Charisma on Command, an organisation of two young men dedicated to cultivating one’s charisma, extrovertedness, and relationships recently released a video listicle entitled ‘5 Common Habits That Make People Instantly Dislike You‘. Centring on Brie Larson and her recent interviews in the Avengers Endgame junket, the video offers potential insight into the ways these determinations are gendered, not to mention raced and always subject to contextualisation (such as considering Larson’s recent arrival into this established club of mostly men).
According to the self-professed body-language experts, Larson fails in these five ways:
– Reading negative intent in an ambiguous situation.
– Failing to offer a clear “tell” when being sarcastic.
– Jumping on opportunities to praise or call attention to herself.
– Trying to “win” each moment of banter.
– “Handling a compliment improperly”
Although each point isn’t without its merits, it is telling that each positive example offered up save for one is demonstrated by white men, most of whom inhabit their rung of stardom comfortably. (That most are illustrated by a “Chris”, a category that has notably outnumbered all women in the Marvel Comics Universe [MCU] — and likely people of colour until Black Panther (Ryan Coogler, 2018).
Questions of when a woman is ‘trying too hard to win’ banter or praise or recognition for work done can ignore the degree to which the baseline for achievement isn’t even. Forget that Larson is up against people who’ve been in multiple MCU films, she is also a young woman up against those whose excellence and worthiness as all powerful gods and men has not been questioned, save for in ‘banter’ or ‘jokes’. It reminds me of Hannah Gadsby’s powerful refusal of humility, which for people on the margins is more often than not a performance of humiliation. What does it mean to lower oneself, playfully or not, when the floor is further down for some than others? Or to put it in Gadsby’s superior words, ‘Because you do understand what self -deprecation means from somebody who already exists in the margins? It’s not humility. It’s humiliation.’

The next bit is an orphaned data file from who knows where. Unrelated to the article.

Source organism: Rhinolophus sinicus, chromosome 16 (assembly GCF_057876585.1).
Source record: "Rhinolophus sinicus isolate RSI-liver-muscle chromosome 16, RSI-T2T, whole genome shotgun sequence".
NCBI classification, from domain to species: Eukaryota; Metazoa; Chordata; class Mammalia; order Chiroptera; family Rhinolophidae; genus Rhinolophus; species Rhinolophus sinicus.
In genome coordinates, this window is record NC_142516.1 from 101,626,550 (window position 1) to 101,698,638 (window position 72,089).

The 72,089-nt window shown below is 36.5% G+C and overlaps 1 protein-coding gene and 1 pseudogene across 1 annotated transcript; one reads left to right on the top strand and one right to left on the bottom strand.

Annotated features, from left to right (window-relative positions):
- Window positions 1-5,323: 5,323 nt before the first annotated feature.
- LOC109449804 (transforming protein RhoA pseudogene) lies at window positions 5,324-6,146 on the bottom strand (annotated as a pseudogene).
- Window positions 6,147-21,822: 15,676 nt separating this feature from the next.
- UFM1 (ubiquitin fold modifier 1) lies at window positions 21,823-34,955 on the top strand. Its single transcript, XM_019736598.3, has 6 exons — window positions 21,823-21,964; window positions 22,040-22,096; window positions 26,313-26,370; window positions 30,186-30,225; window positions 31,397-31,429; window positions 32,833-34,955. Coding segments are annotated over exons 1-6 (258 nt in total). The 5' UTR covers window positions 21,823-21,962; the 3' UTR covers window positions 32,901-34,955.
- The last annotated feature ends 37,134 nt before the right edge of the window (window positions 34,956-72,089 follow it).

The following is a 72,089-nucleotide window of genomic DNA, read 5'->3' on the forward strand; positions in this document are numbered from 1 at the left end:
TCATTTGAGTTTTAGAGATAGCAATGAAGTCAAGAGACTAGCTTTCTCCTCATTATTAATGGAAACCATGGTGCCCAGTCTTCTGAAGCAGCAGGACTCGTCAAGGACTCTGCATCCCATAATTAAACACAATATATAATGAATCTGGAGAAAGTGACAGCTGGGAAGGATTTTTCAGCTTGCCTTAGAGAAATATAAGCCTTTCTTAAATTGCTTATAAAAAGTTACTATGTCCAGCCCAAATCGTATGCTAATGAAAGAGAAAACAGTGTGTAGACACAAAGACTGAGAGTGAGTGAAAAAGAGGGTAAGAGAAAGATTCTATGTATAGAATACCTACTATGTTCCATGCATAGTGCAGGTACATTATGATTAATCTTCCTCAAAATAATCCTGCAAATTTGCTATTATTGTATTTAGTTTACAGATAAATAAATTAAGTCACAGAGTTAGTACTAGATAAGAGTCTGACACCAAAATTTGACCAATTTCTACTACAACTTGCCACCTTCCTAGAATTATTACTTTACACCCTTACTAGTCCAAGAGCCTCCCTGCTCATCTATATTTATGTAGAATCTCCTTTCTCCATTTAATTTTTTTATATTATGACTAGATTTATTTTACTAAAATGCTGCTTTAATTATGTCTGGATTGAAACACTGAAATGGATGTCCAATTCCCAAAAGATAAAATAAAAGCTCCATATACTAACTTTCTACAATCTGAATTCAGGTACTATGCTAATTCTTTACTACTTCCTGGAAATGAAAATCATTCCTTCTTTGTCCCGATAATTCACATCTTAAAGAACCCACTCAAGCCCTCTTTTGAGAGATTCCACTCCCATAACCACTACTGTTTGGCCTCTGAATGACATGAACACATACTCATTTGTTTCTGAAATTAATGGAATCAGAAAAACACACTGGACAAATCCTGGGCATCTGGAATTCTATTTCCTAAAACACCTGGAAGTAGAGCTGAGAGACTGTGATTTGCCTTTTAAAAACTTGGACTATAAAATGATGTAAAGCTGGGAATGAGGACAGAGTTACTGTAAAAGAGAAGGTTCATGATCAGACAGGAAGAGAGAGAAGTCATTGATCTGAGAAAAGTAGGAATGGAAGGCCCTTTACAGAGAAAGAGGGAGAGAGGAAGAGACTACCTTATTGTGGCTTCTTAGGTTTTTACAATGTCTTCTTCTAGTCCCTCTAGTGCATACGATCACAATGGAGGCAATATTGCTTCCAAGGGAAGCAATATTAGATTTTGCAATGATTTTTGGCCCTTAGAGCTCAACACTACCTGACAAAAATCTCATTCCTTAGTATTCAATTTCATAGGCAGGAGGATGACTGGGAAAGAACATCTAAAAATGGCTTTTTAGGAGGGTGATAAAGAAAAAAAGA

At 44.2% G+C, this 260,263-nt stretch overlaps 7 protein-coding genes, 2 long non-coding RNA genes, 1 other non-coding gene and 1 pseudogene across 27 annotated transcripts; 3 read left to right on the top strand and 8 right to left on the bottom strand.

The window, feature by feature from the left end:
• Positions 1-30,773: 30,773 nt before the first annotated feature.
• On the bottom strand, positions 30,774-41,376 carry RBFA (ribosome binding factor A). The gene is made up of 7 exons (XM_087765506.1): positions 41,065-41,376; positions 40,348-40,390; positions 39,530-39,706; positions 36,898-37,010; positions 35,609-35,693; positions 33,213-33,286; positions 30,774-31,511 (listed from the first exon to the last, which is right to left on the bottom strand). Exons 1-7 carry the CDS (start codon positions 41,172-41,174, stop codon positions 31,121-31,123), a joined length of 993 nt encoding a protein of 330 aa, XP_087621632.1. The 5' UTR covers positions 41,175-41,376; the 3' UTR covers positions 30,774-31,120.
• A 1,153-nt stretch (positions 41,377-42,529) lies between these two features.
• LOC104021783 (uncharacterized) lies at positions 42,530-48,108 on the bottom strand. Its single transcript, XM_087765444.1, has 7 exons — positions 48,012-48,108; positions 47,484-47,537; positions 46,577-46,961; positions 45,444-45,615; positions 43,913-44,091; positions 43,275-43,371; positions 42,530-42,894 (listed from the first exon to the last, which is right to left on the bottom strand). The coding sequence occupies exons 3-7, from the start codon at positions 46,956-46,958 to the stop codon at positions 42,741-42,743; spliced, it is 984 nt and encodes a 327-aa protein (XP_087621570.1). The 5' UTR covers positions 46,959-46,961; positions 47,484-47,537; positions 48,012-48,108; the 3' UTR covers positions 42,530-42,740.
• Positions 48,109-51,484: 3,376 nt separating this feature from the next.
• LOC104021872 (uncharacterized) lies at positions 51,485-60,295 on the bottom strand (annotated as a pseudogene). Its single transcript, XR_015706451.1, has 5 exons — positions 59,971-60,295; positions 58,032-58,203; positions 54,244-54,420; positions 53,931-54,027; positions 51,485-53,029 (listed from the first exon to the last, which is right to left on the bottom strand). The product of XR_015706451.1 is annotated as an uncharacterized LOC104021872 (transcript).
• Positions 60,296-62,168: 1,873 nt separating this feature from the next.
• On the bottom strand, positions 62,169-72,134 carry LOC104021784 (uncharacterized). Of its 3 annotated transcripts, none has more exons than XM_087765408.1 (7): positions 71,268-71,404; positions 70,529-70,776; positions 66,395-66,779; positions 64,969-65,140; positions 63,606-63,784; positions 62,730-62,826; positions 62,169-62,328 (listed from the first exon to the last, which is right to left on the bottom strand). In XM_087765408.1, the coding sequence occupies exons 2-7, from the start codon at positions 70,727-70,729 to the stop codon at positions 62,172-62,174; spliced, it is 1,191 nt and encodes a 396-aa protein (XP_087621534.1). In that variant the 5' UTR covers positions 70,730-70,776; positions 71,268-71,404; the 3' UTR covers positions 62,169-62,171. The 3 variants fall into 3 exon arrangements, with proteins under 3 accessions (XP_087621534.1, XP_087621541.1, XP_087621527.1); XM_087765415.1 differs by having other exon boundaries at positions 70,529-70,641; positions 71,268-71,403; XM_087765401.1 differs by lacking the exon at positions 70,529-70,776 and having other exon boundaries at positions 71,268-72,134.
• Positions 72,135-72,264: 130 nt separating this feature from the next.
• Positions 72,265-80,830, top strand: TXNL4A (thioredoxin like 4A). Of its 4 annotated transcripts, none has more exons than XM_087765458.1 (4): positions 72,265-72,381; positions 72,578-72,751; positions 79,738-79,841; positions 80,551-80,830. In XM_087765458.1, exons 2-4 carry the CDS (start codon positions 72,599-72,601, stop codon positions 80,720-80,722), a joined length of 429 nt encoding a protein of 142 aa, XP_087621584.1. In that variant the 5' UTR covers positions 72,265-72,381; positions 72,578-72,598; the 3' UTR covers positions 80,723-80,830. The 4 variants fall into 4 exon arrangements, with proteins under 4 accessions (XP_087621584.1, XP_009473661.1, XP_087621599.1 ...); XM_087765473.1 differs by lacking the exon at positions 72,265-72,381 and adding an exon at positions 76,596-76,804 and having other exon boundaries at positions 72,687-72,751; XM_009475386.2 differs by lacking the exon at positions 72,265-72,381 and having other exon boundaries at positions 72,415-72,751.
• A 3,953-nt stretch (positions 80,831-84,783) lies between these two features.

Although in one occasion Larson is given a female counterpoint, the choice is telling. In an example of failing to give a sufficient ‘tell’ for her sarcasm, an appropriate example is offered through Aubrey Plaza, a comic actor known entirely for her flat affect and sarcastic delivery. That is, there is little reflection on what it means to be Larson performing Larson and a superhero/star on the rise, but rather an example of an already established character whose pretence to being better must be constantly sealed within clear performance. The men can play with being ‘less than’ because we all know they’re not. A young woman must play with being ‘less than’ to ensure that the audience does not assume she thinks more of herself than she is supposed to. To play ‘more than’ is to ensure that those claims are securely limited by inverted commas.
To be fair, this is a balance of stardom, which is to be both special and ordinary simultaneously: to be special yet close enough to be loved.At the same time, star performances are often balanced with character performances, and in the case of Larson, her ostensible superiority or distraction jibes with the performance of Captain Marvel in Endgame where her superior abilities were required in other parts of the universe.
Overall, the apparent anger Larson has incurred in the occasions named in the video and the methods through which lessons are offered show us that something more could be going on. Indeed, the entire junket narrative (which includes stories of both romance and battles with co-star Chris Hemsworth) could be worth a closer reading.
More food for thought:
Kate Gardner. Don Cheadle Defends Brie Larson from “Body Language Experts” on Twitter. The Mary Sue. 1 May 2019
Rachel Leishman. Stop Telling Brie Larson How to Act; It’s Exhausting. The Mary Sue. 7 May 2019
The Everyday Sexism Project (Laura Bates)